Insurance – Insuring the big costs if it goes wrong

Sometimes things go pear-shaped. If an earthquake strikes, our house burns down, our car is in a crash or we fall ill, we might be faced with large costs that we can’t afford. Someone long ago worked out that we could take cover from the storms by not having to take on all the risk by ourselves. We can help each other by spreading the risks among us as a group, and that’s what insurance does.

How insurance works

Buying an insurance policy transfers the risk from us to an insurance company.

Insurance may seem complex, but it is really quite simple. We pay an amount of money, called a premium, to an insurance company. If an unexpected event occurs and it is covered by the wording of our policy, our insurer repairs or replaces the items that are lost or damaged, or pays us a sum of money.

What insurance do I need?

We all probably need some kind of insurance, but not everyone needs all the different kinds.

How much insurance we need will depend on our own circumstances and attitudes. It’s easy to buy too much insurance. It’s just as easy to not buy enough.

When considering getting insurance we need to weigh up the risks of not having the insurance against the costs of buying it. Ask these four questions:

What is the risk I would be insuring against? This could be death, a fire at home, or the car getting stolen. Or getting sick and not being able to work.

What are the chances of it occurring? There’s probably a small risk of a fire in our home, but it will cost a lot if it happens. The chance of our car being damaged or stolen is much higher, but the costs probably won’t be as high as losing our home.

What would happen? Would our family be able to pay for funeral and legal expenses in the event of our death, and how would they manage without our income? If there was a fire in our home, would we be able to replace the house (if we own it, that is) and all our possessions, or would we lose them completely?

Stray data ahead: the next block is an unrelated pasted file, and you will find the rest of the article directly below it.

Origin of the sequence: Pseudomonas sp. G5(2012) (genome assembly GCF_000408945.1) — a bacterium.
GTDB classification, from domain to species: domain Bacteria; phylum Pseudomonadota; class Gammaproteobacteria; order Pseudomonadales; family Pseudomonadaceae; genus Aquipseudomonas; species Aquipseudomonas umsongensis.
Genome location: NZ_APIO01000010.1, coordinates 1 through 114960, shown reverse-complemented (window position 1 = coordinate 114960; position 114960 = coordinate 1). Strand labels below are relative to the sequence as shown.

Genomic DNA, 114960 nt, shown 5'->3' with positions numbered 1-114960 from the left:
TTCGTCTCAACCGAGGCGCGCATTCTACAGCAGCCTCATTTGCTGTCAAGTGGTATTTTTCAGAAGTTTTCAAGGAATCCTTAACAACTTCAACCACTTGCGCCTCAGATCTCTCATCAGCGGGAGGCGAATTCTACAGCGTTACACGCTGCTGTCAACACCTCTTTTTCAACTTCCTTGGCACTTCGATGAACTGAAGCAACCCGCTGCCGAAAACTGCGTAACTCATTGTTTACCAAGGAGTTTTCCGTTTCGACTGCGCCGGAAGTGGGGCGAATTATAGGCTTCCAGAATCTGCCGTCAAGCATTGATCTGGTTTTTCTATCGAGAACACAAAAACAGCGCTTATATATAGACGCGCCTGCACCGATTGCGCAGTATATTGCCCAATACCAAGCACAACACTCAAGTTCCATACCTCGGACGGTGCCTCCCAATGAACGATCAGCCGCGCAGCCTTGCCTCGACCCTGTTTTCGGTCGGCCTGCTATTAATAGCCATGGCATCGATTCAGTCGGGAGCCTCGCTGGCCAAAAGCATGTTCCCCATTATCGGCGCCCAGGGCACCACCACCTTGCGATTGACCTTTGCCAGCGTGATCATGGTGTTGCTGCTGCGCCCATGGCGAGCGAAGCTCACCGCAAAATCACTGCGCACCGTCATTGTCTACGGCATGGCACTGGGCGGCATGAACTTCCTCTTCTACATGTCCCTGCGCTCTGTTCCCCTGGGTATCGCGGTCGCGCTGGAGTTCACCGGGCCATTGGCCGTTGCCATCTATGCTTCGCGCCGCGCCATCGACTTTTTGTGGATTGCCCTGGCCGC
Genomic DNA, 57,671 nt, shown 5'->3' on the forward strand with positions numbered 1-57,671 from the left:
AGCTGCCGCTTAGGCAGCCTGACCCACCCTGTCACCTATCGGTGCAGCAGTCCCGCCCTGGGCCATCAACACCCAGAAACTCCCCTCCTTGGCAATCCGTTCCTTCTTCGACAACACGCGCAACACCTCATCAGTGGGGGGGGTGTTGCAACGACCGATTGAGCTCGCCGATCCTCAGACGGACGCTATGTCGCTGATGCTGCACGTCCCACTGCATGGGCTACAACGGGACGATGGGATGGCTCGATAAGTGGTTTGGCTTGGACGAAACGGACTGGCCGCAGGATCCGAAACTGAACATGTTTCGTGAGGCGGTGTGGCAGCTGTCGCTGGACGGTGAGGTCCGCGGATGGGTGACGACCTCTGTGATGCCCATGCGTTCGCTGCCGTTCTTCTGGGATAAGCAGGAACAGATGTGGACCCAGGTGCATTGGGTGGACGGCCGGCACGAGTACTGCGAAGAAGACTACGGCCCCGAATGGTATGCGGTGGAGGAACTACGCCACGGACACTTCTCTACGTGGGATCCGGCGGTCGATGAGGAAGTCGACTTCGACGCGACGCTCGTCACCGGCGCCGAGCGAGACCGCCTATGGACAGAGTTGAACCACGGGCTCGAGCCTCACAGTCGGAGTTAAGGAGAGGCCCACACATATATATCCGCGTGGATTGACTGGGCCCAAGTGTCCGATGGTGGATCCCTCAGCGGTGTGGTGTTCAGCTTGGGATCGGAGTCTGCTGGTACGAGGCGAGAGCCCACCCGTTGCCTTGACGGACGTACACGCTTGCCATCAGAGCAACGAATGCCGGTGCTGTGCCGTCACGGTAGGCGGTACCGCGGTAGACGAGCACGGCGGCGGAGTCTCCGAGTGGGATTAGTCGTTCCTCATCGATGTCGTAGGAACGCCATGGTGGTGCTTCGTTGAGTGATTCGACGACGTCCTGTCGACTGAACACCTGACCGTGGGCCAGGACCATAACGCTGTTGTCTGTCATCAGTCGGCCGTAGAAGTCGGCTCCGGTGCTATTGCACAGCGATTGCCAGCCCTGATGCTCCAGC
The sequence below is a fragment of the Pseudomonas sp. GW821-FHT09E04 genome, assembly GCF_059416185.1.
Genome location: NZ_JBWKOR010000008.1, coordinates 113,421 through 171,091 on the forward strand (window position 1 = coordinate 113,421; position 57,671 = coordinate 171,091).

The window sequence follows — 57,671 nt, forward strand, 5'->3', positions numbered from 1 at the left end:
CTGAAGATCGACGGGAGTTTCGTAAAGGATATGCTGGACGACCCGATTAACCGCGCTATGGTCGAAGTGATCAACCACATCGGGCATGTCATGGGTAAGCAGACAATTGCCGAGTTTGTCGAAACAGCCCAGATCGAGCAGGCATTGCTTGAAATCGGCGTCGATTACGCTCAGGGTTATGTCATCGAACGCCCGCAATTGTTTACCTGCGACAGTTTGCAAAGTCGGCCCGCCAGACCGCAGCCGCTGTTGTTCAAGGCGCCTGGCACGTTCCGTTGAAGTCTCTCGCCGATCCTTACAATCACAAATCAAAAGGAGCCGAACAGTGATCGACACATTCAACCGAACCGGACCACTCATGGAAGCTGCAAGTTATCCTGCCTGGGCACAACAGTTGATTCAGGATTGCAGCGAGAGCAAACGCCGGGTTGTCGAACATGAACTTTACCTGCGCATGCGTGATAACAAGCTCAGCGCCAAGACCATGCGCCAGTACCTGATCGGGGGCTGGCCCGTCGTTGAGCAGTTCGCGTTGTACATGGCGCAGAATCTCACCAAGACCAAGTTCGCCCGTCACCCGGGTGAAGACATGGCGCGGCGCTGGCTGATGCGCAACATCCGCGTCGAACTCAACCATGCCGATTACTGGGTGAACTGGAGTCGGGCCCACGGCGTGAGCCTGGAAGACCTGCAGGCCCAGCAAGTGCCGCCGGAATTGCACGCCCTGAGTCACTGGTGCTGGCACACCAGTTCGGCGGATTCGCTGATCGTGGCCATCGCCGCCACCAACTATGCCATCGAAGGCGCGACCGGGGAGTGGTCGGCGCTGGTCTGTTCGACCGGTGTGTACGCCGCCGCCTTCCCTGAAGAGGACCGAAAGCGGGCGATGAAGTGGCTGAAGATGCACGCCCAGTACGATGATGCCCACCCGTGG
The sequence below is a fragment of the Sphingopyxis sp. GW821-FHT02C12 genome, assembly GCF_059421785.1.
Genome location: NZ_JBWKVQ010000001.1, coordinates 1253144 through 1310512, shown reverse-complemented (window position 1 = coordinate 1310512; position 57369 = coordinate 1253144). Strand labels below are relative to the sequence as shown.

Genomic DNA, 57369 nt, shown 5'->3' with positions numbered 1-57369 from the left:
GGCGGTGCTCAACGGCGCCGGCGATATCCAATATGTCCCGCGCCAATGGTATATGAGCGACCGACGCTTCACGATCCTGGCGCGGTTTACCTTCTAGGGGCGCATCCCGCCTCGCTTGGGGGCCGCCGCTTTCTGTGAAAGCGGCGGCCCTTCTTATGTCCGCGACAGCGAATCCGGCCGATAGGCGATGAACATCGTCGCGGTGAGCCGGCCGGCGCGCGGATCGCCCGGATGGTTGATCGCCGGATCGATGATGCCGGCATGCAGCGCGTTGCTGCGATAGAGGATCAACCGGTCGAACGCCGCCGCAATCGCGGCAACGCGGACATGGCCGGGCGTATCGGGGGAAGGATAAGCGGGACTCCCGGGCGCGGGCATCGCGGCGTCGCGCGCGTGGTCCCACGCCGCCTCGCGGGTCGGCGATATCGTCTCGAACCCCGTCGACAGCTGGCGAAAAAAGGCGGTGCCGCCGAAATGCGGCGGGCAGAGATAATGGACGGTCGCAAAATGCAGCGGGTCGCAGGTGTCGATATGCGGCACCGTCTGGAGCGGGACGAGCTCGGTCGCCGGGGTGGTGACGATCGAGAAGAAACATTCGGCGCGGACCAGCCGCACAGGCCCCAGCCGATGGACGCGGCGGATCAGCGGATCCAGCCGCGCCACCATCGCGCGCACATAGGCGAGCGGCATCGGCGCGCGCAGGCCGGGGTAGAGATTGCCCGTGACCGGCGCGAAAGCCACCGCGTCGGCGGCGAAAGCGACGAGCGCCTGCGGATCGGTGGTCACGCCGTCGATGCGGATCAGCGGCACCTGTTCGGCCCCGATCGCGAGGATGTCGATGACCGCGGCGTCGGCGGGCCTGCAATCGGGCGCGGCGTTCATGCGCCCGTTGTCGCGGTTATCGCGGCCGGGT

How much would it cost? Would we have enough money saved to cover the cost and would we want to use our savings for this? (Would we be forced to dip into our retirement savings?)

If we can’t afford for something to happen, we should seriously consider taking out insurance.

Insurance is important when we’d be badly affected by a loss – even one that is not very likely to happen. It’s less important to have insurance for losses that we could cope with.

Buying insurance

When buying insurance it helps to involve an Insurance Adviser. There are many different types of insurance cover and insurance policies. An insurance adviser can explain how policies work, find the best one for our circumstances, and even help us lodge claims.

Insurance advisers and financial advisers now have to be registered on the official government Financial Service Providers Register (FSPR).

They must have a complaints process in place and belong to one of the following dispute resolution schemes:

Tips for buying insurance

It’s important to check our coverage each year when we renew our insurance, or whenever our circumstances change.

Have an emergency fund. Having some money of our own available for emergencies means we can take on some of the insurance risk ourselves. This way we can reduce the cost of insurance.